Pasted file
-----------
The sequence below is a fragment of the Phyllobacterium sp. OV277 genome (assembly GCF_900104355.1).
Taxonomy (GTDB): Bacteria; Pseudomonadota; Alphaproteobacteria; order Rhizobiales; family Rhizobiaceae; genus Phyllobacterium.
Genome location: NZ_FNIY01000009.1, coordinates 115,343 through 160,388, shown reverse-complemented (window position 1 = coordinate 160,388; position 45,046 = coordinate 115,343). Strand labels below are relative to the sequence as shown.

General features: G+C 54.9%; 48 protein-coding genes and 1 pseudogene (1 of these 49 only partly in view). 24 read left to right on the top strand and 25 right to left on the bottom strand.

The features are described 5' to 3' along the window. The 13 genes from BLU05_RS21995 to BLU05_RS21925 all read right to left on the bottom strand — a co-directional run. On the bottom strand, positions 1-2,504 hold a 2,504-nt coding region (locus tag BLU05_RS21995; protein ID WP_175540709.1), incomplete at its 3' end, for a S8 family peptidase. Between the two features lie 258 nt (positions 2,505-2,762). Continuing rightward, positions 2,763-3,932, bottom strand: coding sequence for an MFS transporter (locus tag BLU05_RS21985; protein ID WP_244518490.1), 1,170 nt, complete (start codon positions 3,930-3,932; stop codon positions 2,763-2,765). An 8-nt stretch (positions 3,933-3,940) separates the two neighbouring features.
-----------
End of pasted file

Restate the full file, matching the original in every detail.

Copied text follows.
The sequence below is a fragment of the Phyllobacterium sp. OV277 genome (assembly GCF_900104355.1).
Taxonomy (GTDB): Bacteria; Pseudomonadota; Alphaproteobacteria; order Rhizobiales; family Rhizobiaceae; genus Phyllobacterium.
Genome location: NZ_FNIY01000009.1, coordinates 115,343 through 160,388, shown reverse-complemented (window position 1 = coordinate 160,388; position 45,046 = coordinate 115,343). Strand labels below are relative to the sequence as shown.

General features: G+C 54.9%; 48 protein-coding genes and 1 pseudogene (1 of these 49 only partly in view). 24 read left to right on the top strand and 25 right to left on the bottom strand.

The features are described 5' to 3' along the window. The 13 genes from BLU05_RS21995 to BLU05_RS21925 all read right to left on the bottom strand — a co-directional run. On the bottom strand, positions 1-2,504 hold a 2,504-nt coding region (locus tag BLU05_RS21995; protein ID WP_175540709.1), incomplete at its 3' end, for a S8 family peptidase. Between the two features lie 258 nt (positions 2,505-2,762). Continuing rightward, positions 2,763-3,932, bottom strand: coding sequence for an MFS transporter (locus tag BLU05_RS21985; protein ID WP_244518490.1), 1,170 nt, complete (start codon positions 3,930-3,932; stop codon positions 2,763-2,765). An 8-nt stretch (positions 3,933-3,940) separates the two neighbouring features.